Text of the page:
What a year… As the academic year winds down I have time to reflect on how much I failed this year.  But I have learned some interesting things about education and myself through these failures.

The first lesson:  Teaching is really about the relationships we build.  By teaching from an office over a codec system 100 percent of the time has reinforced how important personal interaction is.  For the students and the teachers.  And it is not just the connections we develop during the class; it is the daily vibe of school.  The interactions between class, lunchroom banter, and the questions before and after school.

I was unprepared for the drastic change in the environment of my classroom.  Trying to remember names, understanding strengths and weakness, and interacting with students to understand their personality.  I failed.  I have a few ideas for next year that I will try to use to create a better personal connection with the students.  Because, at the heart of learning, is the relationship between student, teacher, and the subject matter.

The second lesson: Technology is not a separate component to learning.  It is not a bonus feature to bring into the classroom and use because it is cool.  I failed in the use of technology this year.  Part of my teaching responsibilities is the TECHS course that ESU 10 has developed over the last seven years.  Since the class is centered on teaching all aspects of technology I thought I had to use technology everyday.  Which isn’t my personality (lesson three).  So, I saturated the class with technology instead of using the best tool for the lesson.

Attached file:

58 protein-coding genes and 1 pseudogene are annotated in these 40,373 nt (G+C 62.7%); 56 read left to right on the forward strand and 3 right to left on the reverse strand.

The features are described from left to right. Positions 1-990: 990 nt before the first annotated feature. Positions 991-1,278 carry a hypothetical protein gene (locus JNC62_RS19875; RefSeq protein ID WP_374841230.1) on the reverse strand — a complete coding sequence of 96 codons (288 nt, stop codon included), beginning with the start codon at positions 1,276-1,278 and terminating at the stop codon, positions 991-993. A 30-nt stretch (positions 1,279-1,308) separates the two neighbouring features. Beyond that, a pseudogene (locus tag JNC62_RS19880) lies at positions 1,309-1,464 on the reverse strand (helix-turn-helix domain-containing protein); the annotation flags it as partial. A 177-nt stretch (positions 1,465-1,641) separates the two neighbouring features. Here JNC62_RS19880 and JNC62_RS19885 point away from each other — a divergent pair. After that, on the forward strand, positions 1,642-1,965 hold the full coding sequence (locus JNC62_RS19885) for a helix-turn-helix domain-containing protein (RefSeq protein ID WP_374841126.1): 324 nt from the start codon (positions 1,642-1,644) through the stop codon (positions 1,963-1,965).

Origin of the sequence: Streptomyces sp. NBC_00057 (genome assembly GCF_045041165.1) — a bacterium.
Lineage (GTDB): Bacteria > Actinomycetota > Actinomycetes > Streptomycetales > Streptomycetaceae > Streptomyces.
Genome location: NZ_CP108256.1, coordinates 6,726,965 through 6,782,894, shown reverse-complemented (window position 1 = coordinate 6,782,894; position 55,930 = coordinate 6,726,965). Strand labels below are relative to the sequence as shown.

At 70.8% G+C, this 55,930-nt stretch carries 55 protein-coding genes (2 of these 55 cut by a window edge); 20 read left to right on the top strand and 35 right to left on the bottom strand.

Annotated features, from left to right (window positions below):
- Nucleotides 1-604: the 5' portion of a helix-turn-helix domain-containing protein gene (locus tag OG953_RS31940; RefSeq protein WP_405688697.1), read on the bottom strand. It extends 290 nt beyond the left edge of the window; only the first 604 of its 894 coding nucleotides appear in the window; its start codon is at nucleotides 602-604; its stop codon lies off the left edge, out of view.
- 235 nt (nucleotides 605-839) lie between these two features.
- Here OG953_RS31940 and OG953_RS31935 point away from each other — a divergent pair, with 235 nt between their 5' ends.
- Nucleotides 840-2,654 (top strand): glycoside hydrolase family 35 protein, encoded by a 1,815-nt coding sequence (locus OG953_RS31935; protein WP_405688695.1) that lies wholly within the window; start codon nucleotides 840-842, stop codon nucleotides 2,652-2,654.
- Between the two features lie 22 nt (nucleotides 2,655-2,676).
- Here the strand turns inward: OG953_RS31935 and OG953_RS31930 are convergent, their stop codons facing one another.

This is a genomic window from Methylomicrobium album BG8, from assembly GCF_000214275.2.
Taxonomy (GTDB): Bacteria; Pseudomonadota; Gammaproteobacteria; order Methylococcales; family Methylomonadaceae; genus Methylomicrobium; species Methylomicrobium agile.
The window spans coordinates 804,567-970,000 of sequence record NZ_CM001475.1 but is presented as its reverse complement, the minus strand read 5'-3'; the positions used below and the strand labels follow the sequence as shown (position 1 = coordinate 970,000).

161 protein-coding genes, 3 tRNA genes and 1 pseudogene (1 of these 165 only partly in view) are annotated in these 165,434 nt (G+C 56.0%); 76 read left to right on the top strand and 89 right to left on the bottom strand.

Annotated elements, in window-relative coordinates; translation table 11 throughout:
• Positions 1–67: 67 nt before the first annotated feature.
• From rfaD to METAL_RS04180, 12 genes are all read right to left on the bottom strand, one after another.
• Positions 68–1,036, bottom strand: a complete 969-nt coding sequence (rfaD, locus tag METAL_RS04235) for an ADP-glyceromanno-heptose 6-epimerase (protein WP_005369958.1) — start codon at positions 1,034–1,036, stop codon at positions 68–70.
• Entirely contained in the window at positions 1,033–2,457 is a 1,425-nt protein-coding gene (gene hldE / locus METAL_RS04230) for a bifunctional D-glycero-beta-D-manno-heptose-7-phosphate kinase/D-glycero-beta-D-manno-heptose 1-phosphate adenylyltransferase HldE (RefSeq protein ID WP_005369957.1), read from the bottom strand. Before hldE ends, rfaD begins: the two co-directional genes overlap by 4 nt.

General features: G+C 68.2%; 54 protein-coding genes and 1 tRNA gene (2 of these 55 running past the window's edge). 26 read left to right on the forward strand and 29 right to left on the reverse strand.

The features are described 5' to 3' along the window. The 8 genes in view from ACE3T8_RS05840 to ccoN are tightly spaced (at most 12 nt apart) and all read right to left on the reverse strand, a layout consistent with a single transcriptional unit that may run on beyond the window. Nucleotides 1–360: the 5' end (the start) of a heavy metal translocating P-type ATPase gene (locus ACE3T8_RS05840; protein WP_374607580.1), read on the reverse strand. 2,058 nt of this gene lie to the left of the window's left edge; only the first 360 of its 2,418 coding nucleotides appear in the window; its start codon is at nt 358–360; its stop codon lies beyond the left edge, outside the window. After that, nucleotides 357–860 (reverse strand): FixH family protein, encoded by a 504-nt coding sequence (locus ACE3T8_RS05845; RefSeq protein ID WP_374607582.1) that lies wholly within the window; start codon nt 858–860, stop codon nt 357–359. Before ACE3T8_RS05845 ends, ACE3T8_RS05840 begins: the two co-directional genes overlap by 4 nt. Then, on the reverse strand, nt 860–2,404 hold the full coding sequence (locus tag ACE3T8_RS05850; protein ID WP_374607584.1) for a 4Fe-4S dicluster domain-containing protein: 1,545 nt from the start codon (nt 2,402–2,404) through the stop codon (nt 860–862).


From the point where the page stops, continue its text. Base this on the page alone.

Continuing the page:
The third lesson: Teaching is an art.  I know that there are strategies that support an effective classroom, but I think those strategies work because they support a teacher’s personality. For the TECHS class, I used everything that was in place from last year (I did add some lessons but I used the timeline, test, and other assignments that were already set up unchanged). And I failed.  It was like trying to dance with another person’s shoes on.  Hard to find your groove.

Ironically, Mr. Stritt told me how each year the class changed, lessons were moved, new ideas added.  But I tried not to change it, to follow the great lessons that ESU 10 had built.  But it wasn’t mine.  It didn’t fit my personality.  Which connects back to lesson one; learning is a relationship between students, teachers, and the subject matter.

The fourth lesson: Failure can be a good thing.  I have learned a lot this past year.  Would I do it again? Maybe not, there were some hard times for me.  But to have the opportunity to come to a deeper understanding of education was worth it.  I am excited to see what I do with my failures next year.  I hope I can write a success blog next year.

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